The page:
Light: Fringes and Interference

In summary, at the point where the bright fringes are observed, the wavelength of coherent light with a frequency of 597 nm passes through two very narrow slits. The interference pattern is observed on a screen a distance of 3.00 m from the slits. The first-order bright fringe is a distance of 4.84 mm from the center of the central bright fringe.
  • #1
Soaring Crane
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Coherent light with wavelength 597 nm passes through two very narrow slits, and the interference pattern is observed on a screen a distance of 3.00 m from the slits. The first-order bright fringe is a distance of 4.84 mm from the center of the central bright fringe.

For what wavelength of light in micrometers will the first-order dark fringe be observed at this same point on the screen?

To solve this, I must use the formula for destructive interference:
d*sin(theta) = (m + 1/2)*lambda, where m= 0 or -1 since it is the first dark fringe,

but I am stuck on using small-angle approximations where sin(theta) = tan(theta) to find d.

Could someone please explain this method to me clearly?

After finding d, what formula must I use for the 2nd beam's interference pattern to find the 2nd wavelength?

Thanks.
 
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  • #2
Bright fringes are found where [itex]d \sin\theta = m\lambda[/itex]; dark fringes where [itex]d \sin\theta = (m + 1/2)\lambda[/itex]. m = 0, 1, 2, etc.

The position (y) of the fringes is given by [itex]\tan\theta = y/L[/itex]. For small angles [itex]\tan\theta = \sin\theta = \theta[/itex]. So the bright fringes are found at [itex]y = m\lambda L /d[/itex]; the dark fringes at [itex]y = (m + 1/2)\lambda L /d[/itex].

Note that d, L, and y stay the same for the two wavelengths. Hint: Solve for the new wavelength symbolically before plugging in any numbers.
 
  • #3
What value is y in the problem? 4.84 mm?
 
  • #4
Soaring Crane said:
What value is y in the problem? 4.84 mm?
That's correct. Note that the same value of y is used for both wavelengths:
For the first, y = 4.84mm is the postion of the first bright fringe
For the second, y = 4.84mm is the postion of the first dark fringe​

Hint: You don't really need to plug in that y value! What you need to do is find the second wavelength in terms of the first.
 
  • #5
How do I do this? Do I use the formula for bright fringes for the second beam as a starting point?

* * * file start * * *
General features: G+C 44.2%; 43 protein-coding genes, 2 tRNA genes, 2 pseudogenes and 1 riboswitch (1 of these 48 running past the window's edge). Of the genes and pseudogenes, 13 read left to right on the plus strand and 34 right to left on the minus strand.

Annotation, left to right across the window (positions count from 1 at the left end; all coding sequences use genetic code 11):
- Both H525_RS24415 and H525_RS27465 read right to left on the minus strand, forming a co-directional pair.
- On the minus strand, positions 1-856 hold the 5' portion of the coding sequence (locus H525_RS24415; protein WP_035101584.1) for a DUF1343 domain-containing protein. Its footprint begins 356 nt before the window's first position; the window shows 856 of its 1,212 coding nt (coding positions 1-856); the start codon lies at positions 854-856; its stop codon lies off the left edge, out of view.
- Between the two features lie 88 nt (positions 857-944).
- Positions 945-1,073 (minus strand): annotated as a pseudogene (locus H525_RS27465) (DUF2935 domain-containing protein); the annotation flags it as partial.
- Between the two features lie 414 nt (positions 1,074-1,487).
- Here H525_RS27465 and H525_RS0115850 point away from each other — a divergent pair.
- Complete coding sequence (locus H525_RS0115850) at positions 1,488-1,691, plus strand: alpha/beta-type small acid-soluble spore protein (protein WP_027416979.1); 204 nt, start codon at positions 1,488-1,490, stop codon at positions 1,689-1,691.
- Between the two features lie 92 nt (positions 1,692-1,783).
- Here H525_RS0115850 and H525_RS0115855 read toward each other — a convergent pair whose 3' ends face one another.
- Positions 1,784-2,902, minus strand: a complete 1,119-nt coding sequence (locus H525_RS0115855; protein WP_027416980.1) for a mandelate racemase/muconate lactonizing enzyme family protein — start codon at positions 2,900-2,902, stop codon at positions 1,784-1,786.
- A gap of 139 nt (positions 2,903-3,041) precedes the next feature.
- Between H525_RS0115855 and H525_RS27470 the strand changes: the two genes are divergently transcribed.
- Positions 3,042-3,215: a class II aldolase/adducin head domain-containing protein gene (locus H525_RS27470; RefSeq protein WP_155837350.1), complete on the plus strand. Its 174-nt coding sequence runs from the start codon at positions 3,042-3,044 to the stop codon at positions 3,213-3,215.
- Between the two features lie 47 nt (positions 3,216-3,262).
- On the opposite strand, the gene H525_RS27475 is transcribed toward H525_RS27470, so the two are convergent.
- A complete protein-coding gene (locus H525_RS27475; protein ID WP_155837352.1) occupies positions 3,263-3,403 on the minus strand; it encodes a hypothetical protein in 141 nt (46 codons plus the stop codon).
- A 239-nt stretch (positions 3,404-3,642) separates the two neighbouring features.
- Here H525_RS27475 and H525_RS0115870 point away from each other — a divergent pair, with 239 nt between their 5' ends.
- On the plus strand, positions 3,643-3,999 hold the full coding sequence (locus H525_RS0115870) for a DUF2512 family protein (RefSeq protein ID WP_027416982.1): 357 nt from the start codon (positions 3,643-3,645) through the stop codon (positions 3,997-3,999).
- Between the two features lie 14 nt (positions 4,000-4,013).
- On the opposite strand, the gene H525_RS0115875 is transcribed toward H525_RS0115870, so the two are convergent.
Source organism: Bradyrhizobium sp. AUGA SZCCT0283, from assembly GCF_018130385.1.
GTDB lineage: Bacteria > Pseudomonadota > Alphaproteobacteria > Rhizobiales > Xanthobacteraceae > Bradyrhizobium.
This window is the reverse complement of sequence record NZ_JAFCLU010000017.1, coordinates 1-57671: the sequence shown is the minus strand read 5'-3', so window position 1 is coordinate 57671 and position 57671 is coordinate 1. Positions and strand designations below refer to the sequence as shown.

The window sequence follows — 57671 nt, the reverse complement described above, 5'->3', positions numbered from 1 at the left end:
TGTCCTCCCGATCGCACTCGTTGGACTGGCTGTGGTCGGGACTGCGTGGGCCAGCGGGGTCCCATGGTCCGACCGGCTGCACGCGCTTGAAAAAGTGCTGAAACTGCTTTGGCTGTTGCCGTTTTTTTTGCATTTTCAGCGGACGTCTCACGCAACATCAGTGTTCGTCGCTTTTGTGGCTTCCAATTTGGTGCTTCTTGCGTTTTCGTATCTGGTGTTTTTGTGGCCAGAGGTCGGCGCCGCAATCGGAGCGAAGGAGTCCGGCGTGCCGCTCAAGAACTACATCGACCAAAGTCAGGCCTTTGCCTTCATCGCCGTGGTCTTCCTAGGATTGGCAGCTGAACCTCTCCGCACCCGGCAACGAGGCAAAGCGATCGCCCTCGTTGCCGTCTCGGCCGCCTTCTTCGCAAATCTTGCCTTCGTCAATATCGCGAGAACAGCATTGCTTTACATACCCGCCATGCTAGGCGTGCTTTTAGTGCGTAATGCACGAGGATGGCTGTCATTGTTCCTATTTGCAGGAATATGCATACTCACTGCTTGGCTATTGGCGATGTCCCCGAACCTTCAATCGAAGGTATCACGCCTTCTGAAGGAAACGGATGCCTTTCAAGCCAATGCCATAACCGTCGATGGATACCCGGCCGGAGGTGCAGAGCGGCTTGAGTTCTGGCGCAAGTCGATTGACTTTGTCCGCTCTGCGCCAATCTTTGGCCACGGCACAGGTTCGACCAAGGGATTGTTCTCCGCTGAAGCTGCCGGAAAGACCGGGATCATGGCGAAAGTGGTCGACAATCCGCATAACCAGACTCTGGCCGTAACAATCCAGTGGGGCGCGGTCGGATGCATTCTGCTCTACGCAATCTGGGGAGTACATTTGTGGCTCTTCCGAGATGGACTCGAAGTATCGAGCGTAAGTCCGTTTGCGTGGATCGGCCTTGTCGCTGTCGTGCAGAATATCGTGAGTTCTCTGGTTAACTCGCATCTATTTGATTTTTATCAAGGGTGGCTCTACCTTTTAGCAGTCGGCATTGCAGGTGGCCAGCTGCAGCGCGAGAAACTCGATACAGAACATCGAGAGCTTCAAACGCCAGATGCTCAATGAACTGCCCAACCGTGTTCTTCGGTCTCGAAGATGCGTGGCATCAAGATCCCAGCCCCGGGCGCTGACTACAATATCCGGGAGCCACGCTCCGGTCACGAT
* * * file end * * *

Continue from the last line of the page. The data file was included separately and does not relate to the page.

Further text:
• #6
Here's what I suggest: Call the first wavelength [itex]\lambda_1[/itex] and the second [itex]\lambda_2[/itex]. Now write the appropriate equation for each and compare. I'll write the equation for the first wavelength. Since it gives the location of the first bright fringe, I'll set m = 1:
[itex]y = \lambda_1 L /d[/itex]
Rearranging that gives you: [itex]\lambda_1 = yd/L[/itex]

Now you write the equation that applies to the second wavelength and compare.
 
  • #7
Well, for the second, is it this?

y = [(m + 1/2)*lambda_2*L]/[d], where m = 0

lambda_2 = (2*y*d)/L
 
  • #8
Exactly. So... how does [itex]\lambda_2[/itex] compare to [itex]\lambda_1[/itex]?
 
  • #9
It's twice the value of lambda_1.
 
  • #10
Correct. Now express the answer in micrometers and you're done.
 

Related to Light: Fringes and Interference

What is the concept of interference in relation to light?

Interference in relation to light refers to the phenomenon where two or more light waves overlap and interact with each other, resulting in either constructive or destructive interference. This can lead to the formation of bright or dark fringes, respectively.

How do fringes form in interference patterns?

When two coherent light waves overlap, they create regions of constructive and destructive interference. The bright and dark fringes are formed where these two regions meet, resulting in a distinct pattern of light and dark bands.

What factors affect the spacing between fringes in an interference pattern?

The spacing between fringes in an interference pattern is affected by the wavelength of the light used, the distance between the light source and the screen, and the distance between the two slits or sources of light. These factors can be adjusted to produce different interference patterns.

What is the difference between Young's double slit experiment and the Michelson interferometer?

In Young's double slit experiment, a single light source is split into two coherent sources, creating an interference pattern. In contrast, the Michelson interferometer uses two separate light sources that interfere with each other, creating an interference pattern. Additionally, the Michelson interferometer can be used to measure small changes in the wavelength of light, while Young's double slit experiment is used to demonstrate the wave-like nature of light.

Can interference patterns only be observed with light waves?

No, interference patterns can also be observed with other types of waves, such as sound waves or water waves. However, the principles of interference and the formation of fringes are the same regardless of the type of wave being used.

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